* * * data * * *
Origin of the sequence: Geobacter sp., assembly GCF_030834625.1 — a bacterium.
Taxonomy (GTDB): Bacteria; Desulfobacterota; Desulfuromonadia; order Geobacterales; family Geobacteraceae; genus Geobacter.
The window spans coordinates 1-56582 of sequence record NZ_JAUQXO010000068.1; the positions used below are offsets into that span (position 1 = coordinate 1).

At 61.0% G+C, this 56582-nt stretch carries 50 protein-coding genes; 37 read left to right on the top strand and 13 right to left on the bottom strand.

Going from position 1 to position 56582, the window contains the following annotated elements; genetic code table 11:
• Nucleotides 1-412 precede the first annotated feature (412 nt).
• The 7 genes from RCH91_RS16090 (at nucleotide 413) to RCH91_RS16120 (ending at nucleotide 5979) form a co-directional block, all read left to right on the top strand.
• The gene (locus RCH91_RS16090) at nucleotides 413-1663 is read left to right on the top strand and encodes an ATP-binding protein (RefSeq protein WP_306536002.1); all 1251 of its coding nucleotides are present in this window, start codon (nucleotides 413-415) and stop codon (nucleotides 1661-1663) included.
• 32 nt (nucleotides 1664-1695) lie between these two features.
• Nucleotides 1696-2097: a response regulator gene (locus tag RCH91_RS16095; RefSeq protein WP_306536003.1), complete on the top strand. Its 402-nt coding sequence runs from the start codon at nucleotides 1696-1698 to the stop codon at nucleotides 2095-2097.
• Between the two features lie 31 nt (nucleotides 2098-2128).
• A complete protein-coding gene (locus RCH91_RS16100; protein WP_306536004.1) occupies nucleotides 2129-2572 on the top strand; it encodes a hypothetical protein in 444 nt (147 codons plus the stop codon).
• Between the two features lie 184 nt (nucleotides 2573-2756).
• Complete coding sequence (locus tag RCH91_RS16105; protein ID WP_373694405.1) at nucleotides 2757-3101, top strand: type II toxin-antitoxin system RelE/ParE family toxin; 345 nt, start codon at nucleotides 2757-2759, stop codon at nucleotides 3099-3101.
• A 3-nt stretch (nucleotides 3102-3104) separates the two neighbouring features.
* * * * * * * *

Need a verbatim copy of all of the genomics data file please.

Origin of the sequence: Geobacter sp., assembly GCF_030834625.1 — a bacterium.
Taxonomy (GTDB): Bacteria; Desulfobacterota; Desulfuromonadia; order Geobacterales; family Geobacteraceae; genus Geobacter.
The window spans coordinates 1-56582 of sequence record NZ_JAUQXO010000068.1; the positions used below are offsets into that span (position 1 = coordinate 1).

At 61.0% G+C, this 56582-nt stretch carries 50 protein-coding genes; 37 read left to right on the top strand and 13 right to left on the bottom strand.

Going from position 1 to position 56582, the window contains the following annotated elements; genetic code table 11:
• Nucleotides 1-412 precede the first annotated feature (412 nt).
• The 7 genes from RCH91_RS16090 (at nucleotide 413) to RCH91_RS16120 (ending at nucleotide 5979) form a co-directional block, all read left to right on the top strand.
• The gene (locus RCH91_RS16090) at nucleotides 413-1663 is read left to right on the top strand and encodes an ATP-binding protein (RefSeq protein WP_306536002.1); all 1251 of its coding nucleotides are present in this window, start codon (nucleotides 413-415) and stop codon (nucleotides 1661-1663) included.
• 32 nt (nucleotides 1664-1695) lie between these two features.
• Nucleotides 1696-2097: a response regulator gene (locus tag RCH91_RS16095; RefSeq protein WP_306536003.1), complete on the top strand. Its 402-nt coding sequence runs from the start codon at nucleotides 1696-1698 to the stop codon at nucleotides 2095-2097.
• Between the two features lie 31 nt (nucleotides 2098-2128).
• A complete protein-coding gene (locus RCH91_RS16100; protein WP_306536004.1) occupies nucleotides 2129-2572 on the top strand; it encodes a hypothetical protein in 444 nt (147 codons plus the stop codon).
• Between the two features lie 184 nt (nucleotides 2573-2756).
• Complete coding sequence (locus tag RCH91_RS16105; protein ID WP_373694405.1) at nucleotides 2757-3101, top strand: type II toxin-antitoxin system RelE/ParE family toxin; 345 nt, start codon at nucleotides 2757-2759, stop codon at nucleotides 3099-3101.
• A 3-nt stretch (nucleotides 3102-3104) separates the two neighbouring features.